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My way is through Servant Leadership. It's a beautiful concept which is pretty much about building respect not through power but through relationships, love, service, and sacrifice, where you tend to others while empowering them to grow.

You can learn more at 9 Qualities of the Servant Leader.

I learned it through this book here: The Servant: A Simple Story About the True Essence of Leadership by James C. Hunter.

It's a short and very meaningful read. Perhaps you can find it in your local library.

 

Yes. I am learning to be a leader.

I know I want to be leader instead of boss. I do not know why so many leaders (supposed to be) become bosses.

 

Nice! I forgot to mention that, in practice, it really helps when you have a good leader on your team.

I didn’t have one to begin with, for many years.

Even though I studied this book, it was not clear what to do in certain situations.

Then, it was through seeing my previous manager putting these ideas into practice that I really absorbed the approach. He was a master on solving conflicts in the most kind way.

How can i find a person demonstrating his awesome practice? ><

I guess it must be a secret, it took me years to find it for the first time :P

Some people also have some natural talent for this, being very patient and resilient.

 

It might be useful to know "why" you want to be in the management ?
From my personal experience, I also was "promoted" to be a manager, but after a while I realized I did not enjoy it, mostly because I moved away from hands-on coding.
I'm not saying that all the managers are/need to be hands-off. So depending on your "why", you may be able to choose the right path.

 

I do not know why a developer do not know the whole picture of a system sometimes.

I do not know. Maybe I want a better salary. Maybe I want to own something for businesses. Maybe I think I can do better than the manager.

 

I do not know why a developer do not know the whole picture of a system sometimes.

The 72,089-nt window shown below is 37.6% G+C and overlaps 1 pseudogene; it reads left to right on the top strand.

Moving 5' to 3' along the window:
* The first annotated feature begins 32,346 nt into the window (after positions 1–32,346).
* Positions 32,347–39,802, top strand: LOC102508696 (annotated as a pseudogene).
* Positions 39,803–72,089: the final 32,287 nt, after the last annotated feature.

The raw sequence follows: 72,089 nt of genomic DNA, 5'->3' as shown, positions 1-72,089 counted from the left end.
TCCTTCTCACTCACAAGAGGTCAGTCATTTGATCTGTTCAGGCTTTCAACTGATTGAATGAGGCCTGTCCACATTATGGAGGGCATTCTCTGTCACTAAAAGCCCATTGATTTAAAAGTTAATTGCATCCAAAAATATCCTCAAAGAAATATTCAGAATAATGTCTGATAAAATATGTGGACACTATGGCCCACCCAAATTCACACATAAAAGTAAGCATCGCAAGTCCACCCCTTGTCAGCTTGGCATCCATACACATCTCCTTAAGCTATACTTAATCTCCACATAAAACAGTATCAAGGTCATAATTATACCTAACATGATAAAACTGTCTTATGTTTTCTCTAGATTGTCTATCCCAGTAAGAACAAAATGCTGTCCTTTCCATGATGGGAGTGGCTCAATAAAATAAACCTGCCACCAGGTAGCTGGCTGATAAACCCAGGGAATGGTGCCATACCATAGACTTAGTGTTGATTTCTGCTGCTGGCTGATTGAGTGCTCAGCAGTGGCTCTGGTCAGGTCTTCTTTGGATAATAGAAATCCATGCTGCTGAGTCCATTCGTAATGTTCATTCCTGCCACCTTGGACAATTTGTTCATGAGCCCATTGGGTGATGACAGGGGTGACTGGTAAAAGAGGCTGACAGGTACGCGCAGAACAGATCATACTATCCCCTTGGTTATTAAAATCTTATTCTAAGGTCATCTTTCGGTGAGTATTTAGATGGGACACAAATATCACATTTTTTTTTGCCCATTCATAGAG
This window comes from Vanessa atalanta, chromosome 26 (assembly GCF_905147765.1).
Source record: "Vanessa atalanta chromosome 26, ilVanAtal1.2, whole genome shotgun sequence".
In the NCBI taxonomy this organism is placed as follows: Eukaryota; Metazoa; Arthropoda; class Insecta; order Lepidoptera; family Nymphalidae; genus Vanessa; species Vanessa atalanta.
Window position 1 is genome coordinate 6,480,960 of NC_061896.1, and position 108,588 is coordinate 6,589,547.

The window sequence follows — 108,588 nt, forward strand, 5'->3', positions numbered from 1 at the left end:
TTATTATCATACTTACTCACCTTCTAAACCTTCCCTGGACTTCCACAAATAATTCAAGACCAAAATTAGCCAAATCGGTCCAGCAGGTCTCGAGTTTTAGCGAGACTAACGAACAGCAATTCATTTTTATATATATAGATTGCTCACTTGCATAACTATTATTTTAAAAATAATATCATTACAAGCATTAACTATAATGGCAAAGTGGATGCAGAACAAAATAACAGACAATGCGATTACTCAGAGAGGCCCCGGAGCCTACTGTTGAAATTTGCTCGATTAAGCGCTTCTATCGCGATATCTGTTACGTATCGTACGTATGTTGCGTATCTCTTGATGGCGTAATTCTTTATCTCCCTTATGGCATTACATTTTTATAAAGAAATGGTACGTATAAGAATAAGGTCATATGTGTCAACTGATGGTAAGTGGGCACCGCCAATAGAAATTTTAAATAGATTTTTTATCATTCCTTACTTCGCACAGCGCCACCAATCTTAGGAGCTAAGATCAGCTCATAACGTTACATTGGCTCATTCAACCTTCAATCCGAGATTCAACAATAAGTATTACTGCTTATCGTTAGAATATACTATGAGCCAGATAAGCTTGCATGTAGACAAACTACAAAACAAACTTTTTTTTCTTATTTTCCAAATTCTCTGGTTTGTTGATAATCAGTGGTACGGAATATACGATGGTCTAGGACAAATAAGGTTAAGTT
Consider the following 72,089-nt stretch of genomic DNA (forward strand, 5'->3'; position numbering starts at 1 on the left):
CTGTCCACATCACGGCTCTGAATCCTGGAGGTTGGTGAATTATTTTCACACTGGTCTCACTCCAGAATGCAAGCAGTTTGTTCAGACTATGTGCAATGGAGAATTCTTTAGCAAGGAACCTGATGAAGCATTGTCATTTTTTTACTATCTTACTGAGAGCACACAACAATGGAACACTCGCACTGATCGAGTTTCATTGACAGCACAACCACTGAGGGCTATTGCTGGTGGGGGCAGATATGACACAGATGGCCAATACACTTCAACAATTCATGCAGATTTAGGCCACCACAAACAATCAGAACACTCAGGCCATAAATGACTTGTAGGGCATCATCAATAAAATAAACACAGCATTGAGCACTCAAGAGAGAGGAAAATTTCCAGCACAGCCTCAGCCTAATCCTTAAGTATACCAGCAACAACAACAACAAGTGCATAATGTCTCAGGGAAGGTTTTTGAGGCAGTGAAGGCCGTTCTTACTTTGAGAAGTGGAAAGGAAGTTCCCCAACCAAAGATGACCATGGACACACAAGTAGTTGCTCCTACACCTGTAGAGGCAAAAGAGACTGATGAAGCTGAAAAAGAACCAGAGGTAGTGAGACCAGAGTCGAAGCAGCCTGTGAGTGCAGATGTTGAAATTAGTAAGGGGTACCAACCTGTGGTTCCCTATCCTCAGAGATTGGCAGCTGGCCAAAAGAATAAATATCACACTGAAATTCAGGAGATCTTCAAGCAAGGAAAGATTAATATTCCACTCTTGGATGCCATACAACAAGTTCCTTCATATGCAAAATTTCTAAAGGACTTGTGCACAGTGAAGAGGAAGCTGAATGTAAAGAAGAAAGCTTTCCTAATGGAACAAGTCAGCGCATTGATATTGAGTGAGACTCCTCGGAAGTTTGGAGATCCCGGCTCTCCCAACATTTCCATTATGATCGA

In my world view, technical architect knows (should know) the whole picture of the system. Managers usually deal with "other" issues, hiring, taking status/reporting status etc. which I found boring.
(So now I am a software architect)

Maybe I want to own something for businesses.

If you want to learn "business" side of things (to start your own company someday) identify whether you like "non tech" (I don't)

If you don't like, but still want to start on your own, start networking, and make friends with people who could be potential co-founders.

Finally, it also matters whether you are working in BigCo or a smaller one.

BigCO typically have fixed paths, and fixed responsibilities - even for "managers", smaller companies OTOH are more flexible, and this is where you can show initiative and learn about "business" (and practice PM skills - from your other question)

Haha. Yes. you are right.

One more question. Do you know why some non-technical guys (maybe manager ) do not respect technical people?

They just think IT Task is just a busy job and can create magic. They just want a low cost just high quality.

They just want a low cost just high quality.

It does not mean they do not "respect" technical staff.

Driving down the "cost" is part of the "for profit" business. For software product, biggest cost is usually salaries.

So, they would try to cut cost just like cut you. ><

 

An effective strategy to determine if (a) you want to be in management, and (b) if you would be good at it is to determine how much time you can spend helping other people around you, and then doing it at every opportunity. Great managers spend much of their time making sure that their teammates are growing in their capabilities, have the resources they need to do their job, and are protected from distractions wherever possible.

This has other benefits, regardless if you determine that you want to shift into management.

  1. People learn that they can trust you. Psychological safety is the number one factor of a successful team.
  2. You become better at what you do by gaining other perspectives, and your teammates do the same.
  3. Your teammates will be far more willing to help you if you need it.
 

You could tell your manager that you're interested in becoming one, and ask if they have any advice. (Hopefully this won't make them see you as competition. 😅)

 

It might be worthwhile to go this article (Not written by me - just found it relevant)
Should I become a manager?

Classic DEV Post from Sep 11 '19

Are You a Mediocre Developer? ME TOO

Ben profile image
A developer in Hong Kong. Learning And Rethinking as a developer. Welcome to contact me and make friend with me. Cooperation is welcome.